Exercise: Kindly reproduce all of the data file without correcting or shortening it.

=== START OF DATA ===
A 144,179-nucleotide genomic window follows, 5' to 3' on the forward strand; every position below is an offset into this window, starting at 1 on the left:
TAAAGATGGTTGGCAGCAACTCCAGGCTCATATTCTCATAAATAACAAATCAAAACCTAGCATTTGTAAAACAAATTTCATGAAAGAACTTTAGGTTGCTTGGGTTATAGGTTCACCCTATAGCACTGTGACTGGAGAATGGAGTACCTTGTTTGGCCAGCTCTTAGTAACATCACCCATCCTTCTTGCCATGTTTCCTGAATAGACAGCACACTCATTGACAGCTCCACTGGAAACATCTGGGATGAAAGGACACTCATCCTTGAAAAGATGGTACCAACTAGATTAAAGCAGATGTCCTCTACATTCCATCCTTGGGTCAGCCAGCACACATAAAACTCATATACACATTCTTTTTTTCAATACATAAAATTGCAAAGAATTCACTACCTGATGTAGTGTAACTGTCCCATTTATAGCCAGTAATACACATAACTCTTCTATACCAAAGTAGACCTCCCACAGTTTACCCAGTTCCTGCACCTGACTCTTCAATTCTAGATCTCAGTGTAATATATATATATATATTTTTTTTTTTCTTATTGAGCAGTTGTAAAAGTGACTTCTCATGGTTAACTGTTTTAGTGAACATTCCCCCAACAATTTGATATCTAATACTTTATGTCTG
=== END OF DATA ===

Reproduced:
A 144,179-nucleotide genomic window follows, 5' to 3' on the forward strand; every position below is an offset into this window, starting at 1 on the left:
TAAAGATGGTTGGCAGCAACTCCAGGCTCATATTCTCATAAATAACAAATCAAAACCTAGCATTTGTAAAACAAATTTCATGAAAGAACTTTAGGTTGCTTGGGTTATAGGTTCACCCTATAGCACTGTGACTGGAGAATGGAGTACCTTGTTTGGCCAGCTCTTAGTAACATCACCCATCCTTCTTGCCATGTTTCCTGAATAGACAGCACACTCATTGACAGCTCCACTGGAAACATCTGGGATGAAAGGACACTCATCCTTGAAAAGATGGTACCAACTAGATTAAAGCAGATGTCCTCTACATTCCATCCTTGGGTCAGCCAGCACACATAAAACTCATATACACATTCTTTTTTTCAATACATAAAATTGCAAAGAATTCACTACCTGATGTAGTGTAACTGTCCCATTTATAGCCAGTAATACACATAACTCTTCTATACCAAAGTAGACCTCCCACAGTTTACCCAGTTCCTGCACCTGACTCTTCAATTCTAGATCTCAGTGTAATATATATATATATATTTTTTTTTTTCTTATTGAGCAGTTGTAAAAGTGACTTCTCATGGTTAACTGTTTTAGTGAACATTCCCCCAACAATTTGATATCTAATACTTTATGTCTG